We enter Daddy’s underground lab and I feel safe. The passages in the wall were here when Daddy moved in, but he’d made all this. I know the people that came didn’t find it because everything is still here. All his glass containers and tubes and the jars with the body parts in brown liquid are all untouched. His weird drawings and numbers are still up on the walls. The lights, the fridge and the little bathroom all still work.

The most obvious thing is that they didn’t touch what Daddy called the Matron. It’s still in the clear cylinder tank, like a giant water filled bed in the middle of the room. Callie goes up to it. She’s eye level to the stretched out floating body and she reaches out and taps on the glass. I know it’s not alive, it’s never been alive, but it still makes me nervous. I used to have nightmares about it coming to life. It would break through the glass, the blue water splashing to the floor as its thin, yellow body sits up. Then it would put its clawed feet on the ground and come for me, its four arms reaching, tentacles where its fingers should be slithering through the air trying to smother me.

I pull Callie’s hand away. There’s a cot that Daddy used to sleep on when he was working. I tell Callie to sit on it. She does, but she crosses her arms over her chest and glares at me.

I want to see the nice lady.

“Just lay down for a minute, I have to think.” I say it out loud because I’m afraid if I don’t use my voice sometimes I’ll end up like Callie and won’t ever talk again.

She’s screaming at me in my head. She wants to see the lady who looks like the princess in our storybooks. There’s nothing I can do to block it out. I don’t like it when Callie is upset, not just because she’s my little sister, but because when she’s angry she can really make a mess of things. Daddy said she’d outgrow it, that we’d both gain more control. He also said we’d change and discover lots more that’s different about us. I didn’t feel much different, but I knew Callie did, all the time.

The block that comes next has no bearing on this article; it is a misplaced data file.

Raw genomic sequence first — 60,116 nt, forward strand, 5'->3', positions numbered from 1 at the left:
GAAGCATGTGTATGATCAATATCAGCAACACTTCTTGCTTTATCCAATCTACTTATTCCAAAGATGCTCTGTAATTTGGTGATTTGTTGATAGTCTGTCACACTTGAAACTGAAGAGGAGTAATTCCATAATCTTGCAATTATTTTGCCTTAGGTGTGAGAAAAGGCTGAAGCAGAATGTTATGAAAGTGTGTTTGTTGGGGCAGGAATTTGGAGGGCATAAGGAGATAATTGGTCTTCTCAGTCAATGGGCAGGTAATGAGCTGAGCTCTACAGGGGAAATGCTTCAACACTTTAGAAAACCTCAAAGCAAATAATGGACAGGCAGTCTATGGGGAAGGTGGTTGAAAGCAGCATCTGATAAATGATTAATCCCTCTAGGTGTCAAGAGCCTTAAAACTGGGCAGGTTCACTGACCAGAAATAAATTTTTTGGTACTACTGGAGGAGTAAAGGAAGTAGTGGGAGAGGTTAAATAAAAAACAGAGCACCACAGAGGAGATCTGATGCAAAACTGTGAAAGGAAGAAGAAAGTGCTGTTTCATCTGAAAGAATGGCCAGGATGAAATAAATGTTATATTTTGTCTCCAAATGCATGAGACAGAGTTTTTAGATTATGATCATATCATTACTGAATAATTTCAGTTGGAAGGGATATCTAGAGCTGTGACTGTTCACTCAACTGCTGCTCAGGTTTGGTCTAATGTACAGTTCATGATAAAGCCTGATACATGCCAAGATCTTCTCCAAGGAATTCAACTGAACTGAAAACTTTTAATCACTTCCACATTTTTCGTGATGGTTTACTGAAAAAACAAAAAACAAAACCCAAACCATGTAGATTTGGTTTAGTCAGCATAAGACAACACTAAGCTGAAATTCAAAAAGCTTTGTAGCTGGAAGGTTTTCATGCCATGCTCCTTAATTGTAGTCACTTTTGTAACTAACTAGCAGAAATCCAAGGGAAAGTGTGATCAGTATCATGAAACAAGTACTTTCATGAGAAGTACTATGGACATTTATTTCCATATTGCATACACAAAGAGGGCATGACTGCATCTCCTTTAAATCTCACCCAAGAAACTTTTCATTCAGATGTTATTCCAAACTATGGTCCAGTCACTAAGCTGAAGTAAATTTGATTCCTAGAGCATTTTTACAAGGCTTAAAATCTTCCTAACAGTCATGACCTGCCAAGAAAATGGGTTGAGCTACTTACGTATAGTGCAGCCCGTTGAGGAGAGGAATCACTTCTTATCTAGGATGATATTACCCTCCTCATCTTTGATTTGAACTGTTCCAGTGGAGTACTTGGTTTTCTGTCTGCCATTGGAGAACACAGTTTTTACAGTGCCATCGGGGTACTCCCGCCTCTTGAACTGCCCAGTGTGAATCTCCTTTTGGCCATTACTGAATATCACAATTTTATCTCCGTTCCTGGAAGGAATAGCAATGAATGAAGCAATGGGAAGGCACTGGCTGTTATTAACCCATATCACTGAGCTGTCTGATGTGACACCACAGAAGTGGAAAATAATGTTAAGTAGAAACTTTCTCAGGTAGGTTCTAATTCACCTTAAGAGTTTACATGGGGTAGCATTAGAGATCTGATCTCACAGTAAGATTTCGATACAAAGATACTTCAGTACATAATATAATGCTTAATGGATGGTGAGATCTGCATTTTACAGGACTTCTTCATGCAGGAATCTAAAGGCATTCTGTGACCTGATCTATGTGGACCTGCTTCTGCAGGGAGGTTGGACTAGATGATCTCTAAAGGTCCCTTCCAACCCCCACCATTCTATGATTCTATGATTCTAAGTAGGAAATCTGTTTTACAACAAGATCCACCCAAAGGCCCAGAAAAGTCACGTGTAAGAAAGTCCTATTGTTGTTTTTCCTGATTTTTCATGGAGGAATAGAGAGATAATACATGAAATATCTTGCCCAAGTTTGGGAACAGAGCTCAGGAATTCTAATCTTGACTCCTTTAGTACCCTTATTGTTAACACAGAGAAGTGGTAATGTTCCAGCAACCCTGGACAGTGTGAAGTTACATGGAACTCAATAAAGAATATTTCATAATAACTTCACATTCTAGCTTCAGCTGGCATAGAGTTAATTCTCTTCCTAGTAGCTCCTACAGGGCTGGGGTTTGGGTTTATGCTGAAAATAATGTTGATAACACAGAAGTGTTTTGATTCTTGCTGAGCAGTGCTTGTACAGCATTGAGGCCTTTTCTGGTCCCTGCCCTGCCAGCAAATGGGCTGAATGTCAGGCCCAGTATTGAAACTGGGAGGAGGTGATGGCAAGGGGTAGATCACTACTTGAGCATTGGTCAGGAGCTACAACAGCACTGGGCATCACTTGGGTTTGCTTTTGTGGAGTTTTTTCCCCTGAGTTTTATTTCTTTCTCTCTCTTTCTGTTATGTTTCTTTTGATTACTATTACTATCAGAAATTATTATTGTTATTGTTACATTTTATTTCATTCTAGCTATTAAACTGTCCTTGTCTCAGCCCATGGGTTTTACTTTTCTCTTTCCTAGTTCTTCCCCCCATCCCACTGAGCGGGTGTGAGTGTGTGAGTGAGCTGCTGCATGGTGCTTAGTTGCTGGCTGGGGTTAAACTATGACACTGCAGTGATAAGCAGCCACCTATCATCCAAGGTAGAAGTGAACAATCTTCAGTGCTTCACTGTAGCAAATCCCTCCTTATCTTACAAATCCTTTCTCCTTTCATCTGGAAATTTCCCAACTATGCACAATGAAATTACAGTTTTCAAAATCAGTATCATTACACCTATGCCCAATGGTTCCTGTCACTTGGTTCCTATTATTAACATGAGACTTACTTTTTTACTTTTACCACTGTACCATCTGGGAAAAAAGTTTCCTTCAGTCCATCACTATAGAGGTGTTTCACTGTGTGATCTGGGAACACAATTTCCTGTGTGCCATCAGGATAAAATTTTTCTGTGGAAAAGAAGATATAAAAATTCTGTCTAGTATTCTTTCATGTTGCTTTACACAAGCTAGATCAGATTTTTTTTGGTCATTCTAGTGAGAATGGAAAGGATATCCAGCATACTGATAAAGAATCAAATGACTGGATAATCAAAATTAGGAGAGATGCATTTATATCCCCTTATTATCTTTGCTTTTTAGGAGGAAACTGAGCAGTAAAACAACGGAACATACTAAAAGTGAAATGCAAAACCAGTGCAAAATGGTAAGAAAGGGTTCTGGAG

“Didn’t you hear them say they’ll be back tomorrow to look at the house again? You can see her then.”

That calms her down and she stops yelling in my head. I can finally think.

Our supplies are getting low. We’ve eaten everything we could from the kitchen and Daddy’s emergency stores down here are almost gone. We don’t need to eat a lot, but we can’t survive on nothing, either.

What would Daddy want us to do? He said we could take care of ourselves, that we were different and if we stuck together we’d always be okay. But he hadn’t gotten around to teaching us where to go if he wasn’t with us.

They’re gone.

There’s no way Callie heard them leave, she just knows things sometimes. I nod and hold my hand out for her. She smiles, jumps off the cot and puts her little hand in mine. We’ll eat the last of the canned peaches tonight and then tomorrow I’ll think of a plan.

*

Callie wakes me up in time for us to clean up and get into the walls before Itchy comes back. He fusses with his suit, scratches his bum and looks out the window every few minutes. He seems extra itchy today.

Mr. and Mrs. Harris are back and Itchy tells them to come inside. Callie can hardly keep still she’s so happy to see the lady again.

I try to quiet her down by telling her to listen to what they’re saying because it might be important. They sit at the table, Itchy on the far side and Mr. and Mrs. Harris with their backs to us.

I think they’re going to buy the house, I say to her.

Maybe then she can be our mommy, Callie replies.

My sister’s face is so full of hope. I can’t bring myself to tell her that’s not going to happen. We never had a mom. Daddy says we’re more advanced than that. We came from parts of him and parts of the Matron. That’s why the men wanted Daddy.

I’m watching Mrs. Harris. She tucks a piece of her dark hair behind her ear and smiles at Mr. Harris. What would she do if she knew about us in the walls? Would she still want to buy our house?

I know Callie has run away before I turn and look because I can feel it. It’s like there’s a thread between us and when she’s farther away I can feel it tugging. I rush down the wall after her. I’m too late.